The USSC90, punch-cards and codes.

Our punch-station.

The 90 column punch-cards. 

A 90 column punch-card contained two rows of data, an upper half and a lower half with each 45 columns of 6 bits. 
In the punchcard, each high-bit (1) was represented by a round hole. 
The cards were stored in a controlled climate. When they got too dry, they got stiff and could brake easily and 
when they got moist they would get soft and swelled and could not be fed into the reader properly.
All data-entry was done by punching cards with a stand-alone punch-card-machine with a QWERTY-keyboard.  

Data typist

Data entry room
With these machines, alpha-numeric data was punched into the cards in the Remington-Rand code (RR), using 52 combinations of 6 bits to code numbers, characters and symbols. There were five types of punch-cards:
1- Data : with 90 characters of data punched in 6 bit Remington Rand-code (RR).
2- Programs: containing one address and one instruction in RR-code.
3- Programs in MC: with 8 instructions or numbers in the four bit code.
4- Standard routines: provided by Univac, like arithmetic- and card reading-routines.
5- The routine LOAD: to load programs. A self-loading program, started by typing in a bootstrap.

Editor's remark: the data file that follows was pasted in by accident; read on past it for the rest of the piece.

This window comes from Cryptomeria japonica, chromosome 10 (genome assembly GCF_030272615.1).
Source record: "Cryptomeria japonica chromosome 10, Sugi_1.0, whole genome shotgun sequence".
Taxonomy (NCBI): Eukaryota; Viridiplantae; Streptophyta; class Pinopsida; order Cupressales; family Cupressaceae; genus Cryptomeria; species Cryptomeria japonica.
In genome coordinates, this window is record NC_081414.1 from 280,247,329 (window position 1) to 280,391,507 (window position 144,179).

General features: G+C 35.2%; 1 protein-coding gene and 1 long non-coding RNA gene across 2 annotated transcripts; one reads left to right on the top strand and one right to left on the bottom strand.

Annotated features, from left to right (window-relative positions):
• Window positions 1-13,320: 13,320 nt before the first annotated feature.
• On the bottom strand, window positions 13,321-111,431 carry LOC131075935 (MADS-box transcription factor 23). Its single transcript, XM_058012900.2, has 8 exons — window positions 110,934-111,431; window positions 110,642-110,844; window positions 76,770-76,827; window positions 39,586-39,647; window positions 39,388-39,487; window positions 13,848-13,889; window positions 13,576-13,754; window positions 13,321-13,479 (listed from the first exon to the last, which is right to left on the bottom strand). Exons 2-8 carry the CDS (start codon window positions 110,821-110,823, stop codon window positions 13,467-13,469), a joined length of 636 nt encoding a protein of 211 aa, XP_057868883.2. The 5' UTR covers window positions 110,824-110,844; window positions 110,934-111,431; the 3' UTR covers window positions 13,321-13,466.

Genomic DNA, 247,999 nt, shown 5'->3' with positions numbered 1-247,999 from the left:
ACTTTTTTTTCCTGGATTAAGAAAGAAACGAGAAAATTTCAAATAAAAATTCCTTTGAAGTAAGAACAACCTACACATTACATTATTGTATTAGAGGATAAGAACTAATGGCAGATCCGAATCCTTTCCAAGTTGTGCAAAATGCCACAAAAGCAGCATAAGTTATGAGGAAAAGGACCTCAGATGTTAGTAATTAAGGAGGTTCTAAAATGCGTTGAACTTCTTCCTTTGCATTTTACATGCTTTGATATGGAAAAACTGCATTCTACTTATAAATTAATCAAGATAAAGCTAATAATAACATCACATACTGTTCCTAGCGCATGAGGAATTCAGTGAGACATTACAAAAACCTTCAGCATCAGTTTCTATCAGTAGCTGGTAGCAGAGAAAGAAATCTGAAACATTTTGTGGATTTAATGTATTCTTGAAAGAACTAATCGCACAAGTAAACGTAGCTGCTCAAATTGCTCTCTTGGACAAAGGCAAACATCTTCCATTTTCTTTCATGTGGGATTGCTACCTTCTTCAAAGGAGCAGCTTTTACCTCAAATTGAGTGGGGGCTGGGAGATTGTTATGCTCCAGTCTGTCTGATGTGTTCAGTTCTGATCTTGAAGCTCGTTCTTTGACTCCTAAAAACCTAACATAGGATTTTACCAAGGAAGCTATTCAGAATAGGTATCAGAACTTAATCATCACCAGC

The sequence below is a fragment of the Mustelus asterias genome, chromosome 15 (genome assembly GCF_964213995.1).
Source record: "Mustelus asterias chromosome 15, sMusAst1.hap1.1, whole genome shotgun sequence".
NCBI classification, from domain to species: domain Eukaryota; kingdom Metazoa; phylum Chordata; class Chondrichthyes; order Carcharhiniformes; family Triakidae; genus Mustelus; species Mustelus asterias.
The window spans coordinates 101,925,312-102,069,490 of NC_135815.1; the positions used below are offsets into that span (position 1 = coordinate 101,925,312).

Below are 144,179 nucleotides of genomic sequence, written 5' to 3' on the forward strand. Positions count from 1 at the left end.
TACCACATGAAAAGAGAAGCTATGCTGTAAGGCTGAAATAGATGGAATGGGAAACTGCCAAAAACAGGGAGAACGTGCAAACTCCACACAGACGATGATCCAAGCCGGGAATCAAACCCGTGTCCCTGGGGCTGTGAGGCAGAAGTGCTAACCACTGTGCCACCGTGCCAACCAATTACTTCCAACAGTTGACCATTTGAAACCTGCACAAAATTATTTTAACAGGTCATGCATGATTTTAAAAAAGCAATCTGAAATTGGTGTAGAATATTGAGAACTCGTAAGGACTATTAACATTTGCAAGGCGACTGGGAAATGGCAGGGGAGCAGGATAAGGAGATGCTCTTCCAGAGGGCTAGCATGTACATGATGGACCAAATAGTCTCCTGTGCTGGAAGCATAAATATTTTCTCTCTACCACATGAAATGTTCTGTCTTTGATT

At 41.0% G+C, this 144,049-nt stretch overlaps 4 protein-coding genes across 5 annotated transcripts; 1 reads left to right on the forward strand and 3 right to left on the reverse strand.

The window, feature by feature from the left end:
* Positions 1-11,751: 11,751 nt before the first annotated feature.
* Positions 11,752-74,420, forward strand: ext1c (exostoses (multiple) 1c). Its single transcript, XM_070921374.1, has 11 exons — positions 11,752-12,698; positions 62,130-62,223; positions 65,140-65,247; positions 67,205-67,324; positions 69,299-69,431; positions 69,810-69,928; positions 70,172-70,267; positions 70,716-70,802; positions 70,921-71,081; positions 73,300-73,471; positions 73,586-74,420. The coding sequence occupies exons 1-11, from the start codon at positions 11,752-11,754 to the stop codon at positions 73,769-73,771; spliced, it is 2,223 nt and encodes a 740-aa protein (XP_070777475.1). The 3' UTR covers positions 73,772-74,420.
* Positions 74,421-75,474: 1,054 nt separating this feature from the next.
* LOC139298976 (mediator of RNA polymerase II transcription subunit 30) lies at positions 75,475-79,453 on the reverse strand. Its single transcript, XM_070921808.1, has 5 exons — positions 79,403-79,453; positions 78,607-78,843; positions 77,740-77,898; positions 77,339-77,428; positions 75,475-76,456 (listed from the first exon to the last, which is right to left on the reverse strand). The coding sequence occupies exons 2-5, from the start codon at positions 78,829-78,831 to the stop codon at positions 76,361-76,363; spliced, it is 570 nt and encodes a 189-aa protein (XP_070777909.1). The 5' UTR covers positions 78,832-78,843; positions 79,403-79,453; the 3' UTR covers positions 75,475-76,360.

Card with RR-code

Card with MC-code

Machine code.

All instructions and operands existed of a signed word of ten digits, each digit coded biquinary. The name Biquinary did mean that each digit was coded binary, only the fourth bit represented the value 5. This value-5-code made the (hardware) calculation to access the magnetic-drum-memory more simple. Apart from the numbers there were six odd codes, named: k y t K Y T. These were used to address the three registers or were used in calculations as sentinels.

The Remington Rand card-code:

For Alpha-numeric data-entry the 90 column cards were punched in the Remington Rand code (RR), a 6 bit alfa\num.-code. This code was also used for punching programinstructions. Of this six-bit code only 51 bit-combination were meaningful since the denser bit-combinations were not used to prevent lines of holes in the punched cards, wich would make the card easy to fold and to got jammed in the high speed cardreader.
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